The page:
Compression fitting stops leaking by itself ?!

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Old 08-07-16, 02:20 PM
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Compression fitting stops leaking by itself ?!

Installed a new compression fitting to sink, had to resort to the proverbial overtightening (read below why and what I may have done wrong). The new fitting was leaking (dripping ~3 drops per minute), then a couple of hours later it stopped leaking. Has been dry overnight.

Is this normal? What should I do? Leave alone or try some remedy. I don't think I should tighten it any more. It's already overtightened.



Details:
The semi-flexible hot water connection to my sink started leaking last night (rubber seals completely aged and disintegrated-likely the originals from when house was built in 1990). This is how it was:



Now, because the existing compression fitting (to 1/2" copper pipe) was the old multiple turn style (I have found that after a few years these never fully close and also have a tendency to leak from the stem), I decided to get a new 1/4 turn compression fitting.

Unfortunately, upon removing the old fitting, I discovered that it must have been overtightened during the original installation (1990 when house was built). So the ferrule was quite stuck
As a side note, I should have suspected this it because when I redid the compression valves in the kitchen sink I also found the fittings overtigtened and had a hard time getting the new ones to seal again.

So, I tried to re-use existing ferrule and nut with the new fitting... but they did not seal even under moderate overtigthening.

So (plan B) I just used an automotive puller to pull out the ferrule. Towards the end, I experienced a lot of resistance on the puller so I left the ferrule very close to the end of the copper pipe
and partially cut the ferrule with a hacksaw, then snpapped it open with a screwdriver, being VERY CAREFUL not to dent the copper pipe. Indeed no damage to copper pipe.
However, as you can see from the photo, the original overtightening seems to have deformed the copper pipe (you can see the saddle in the copper pipe diameter in the photo, and I imagine this is not normal -- it’s a sign of overtightening right?))



In any case, I put in the new ferrule and gave it a try, while already planning in the background how I may have to sweat a copper pipe extension etc.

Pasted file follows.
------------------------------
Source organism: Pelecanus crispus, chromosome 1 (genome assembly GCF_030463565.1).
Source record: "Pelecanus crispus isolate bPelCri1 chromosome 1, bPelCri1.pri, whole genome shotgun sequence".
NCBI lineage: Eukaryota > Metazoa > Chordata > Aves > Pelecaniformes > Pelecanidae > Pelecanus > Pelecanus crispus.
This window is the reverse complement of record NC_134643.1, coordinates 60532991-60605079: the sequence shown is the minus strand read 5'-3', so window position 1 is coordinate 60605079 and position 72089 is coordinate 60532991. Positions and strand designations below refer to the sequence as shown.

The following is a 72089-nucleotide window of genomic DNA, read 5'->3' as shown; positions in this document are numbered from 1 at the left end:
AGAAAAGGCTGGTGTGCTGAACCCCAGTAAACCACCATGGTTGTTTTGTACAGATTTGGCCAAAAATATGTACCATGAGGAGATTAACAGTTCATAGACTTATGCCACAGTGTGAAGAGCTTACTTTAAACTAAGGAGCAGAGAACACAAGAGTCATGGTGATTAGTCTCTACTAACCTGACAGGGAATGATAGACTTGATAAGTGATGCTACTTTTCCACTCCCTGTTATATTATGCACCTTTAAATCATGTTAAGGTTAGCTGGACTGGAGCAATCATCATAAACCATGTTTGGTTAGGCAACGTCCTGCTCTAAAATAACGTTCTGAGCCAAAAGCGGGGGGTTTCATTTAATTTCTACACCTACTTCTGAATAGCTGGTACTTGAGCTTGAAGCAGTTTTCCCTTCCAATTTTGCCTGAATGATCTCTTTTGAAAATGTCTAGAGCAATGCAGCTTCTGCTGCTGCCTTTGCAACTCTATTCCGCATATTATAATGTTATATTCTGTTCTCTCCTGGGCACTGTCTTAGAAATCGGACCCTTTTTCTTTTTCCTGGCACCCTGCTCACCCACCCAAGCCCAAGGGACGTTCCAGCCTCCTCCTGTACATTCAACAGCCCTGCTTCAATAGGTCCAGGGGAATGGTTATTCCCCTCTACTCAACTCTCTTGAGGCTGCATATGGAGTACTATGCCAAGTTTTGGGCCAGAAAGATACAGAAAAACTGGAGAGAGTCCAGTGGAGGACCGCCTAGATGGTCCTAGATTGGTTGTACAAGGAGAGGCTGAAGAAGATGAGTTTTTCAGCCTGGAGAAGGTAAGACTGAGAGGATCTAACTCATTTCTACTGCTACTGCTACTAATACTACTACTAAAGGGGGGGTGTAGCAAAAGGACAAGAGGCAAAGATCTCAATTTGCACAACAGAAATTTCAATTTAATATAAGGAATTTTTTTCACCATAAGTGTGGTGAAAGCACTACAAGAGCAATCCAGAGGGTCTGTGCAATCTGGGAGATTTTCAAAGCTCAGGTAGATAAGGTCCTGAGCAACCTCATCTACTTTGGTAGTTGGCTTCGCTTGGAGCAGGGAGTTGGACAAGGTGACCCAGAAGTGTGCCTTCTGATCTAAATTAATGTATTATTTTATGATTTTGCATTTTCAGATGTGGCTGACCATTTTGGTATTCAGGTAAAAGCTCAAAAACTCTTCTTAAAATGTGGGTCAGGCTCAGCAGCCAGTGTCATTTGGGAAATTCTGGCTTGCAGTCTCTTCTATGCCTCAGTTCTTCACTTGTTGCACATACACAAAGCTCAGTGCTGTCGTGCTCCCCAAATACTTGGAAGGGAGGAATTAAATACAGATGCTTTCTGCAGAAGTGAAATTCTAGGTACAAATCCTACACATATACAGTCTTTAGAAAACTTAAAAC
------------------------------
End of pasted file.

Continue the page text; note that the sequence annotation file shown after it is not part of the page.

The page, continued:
Sure enough after normal tightening (hand tight + 1/2 turn) the compression fitting was leaking quite a bit (one drop per second). So I tightened another 3/4 turn and the flow was reduced to about 1 drop a minute.
I tightened a bit more thinking that perhaps it may seal, however after tightening another 1/4 turn the leak actually increased (Uh Oh, better look where that propane torch is, I thought,...)

Well, I gave it another 1/4 turn and the flow reduced again to about one drop a minute.

Frustrated, I left it as is, since it was 10pm and we had to cook and I did not want to end up having to shut off the water to the house.

But then,... when I checked about 2 hrs later, the leak seemed to have stopped. This morning, things were still dry, no drops in the bucket either?!?

Long story short, should I leave it as is? Or is this high risk for leaking in the future? I wigled a bit the fitting just to see if perhaps I had a very borderline seal, but it did not leak.

I cannot explain this and wonder what to do, so I'm turning to the experts (or other DYIers who ended up in a similar predicament).

Any advice appreciated.

P.S. I'd also like to replace other (the cold water) compression fitting since I'm doing this, but I'd rather avoid the same complications and uncertainty.
 
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Old 08-07-16, 02:38 PM
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...after normal tightening (hand tight + 1/2 turn)...
I would not consider a half-turn past hand tight as normal. To me normal is no less than a full turn and often a full turn plus another half-turn beyond hand tight. Even the high quality Swagelok stainless steel fittings need a full turn and the cheap brass fittings from the mega-mart homecenter need more.

It is NORMAL for the ferrule to compress the copper tube/pipe. If it doesn't the fitting is apt to slide right off the pipe or leak or both.

And yes, a slow leak MAY stop on its own. This is especially true if you have high mineral content in your water. I personally would not mess anymore with a fitting that you had properly tightened (more than a half-turn past hand tight) that originally had a small weep but sealed itself after a few hours.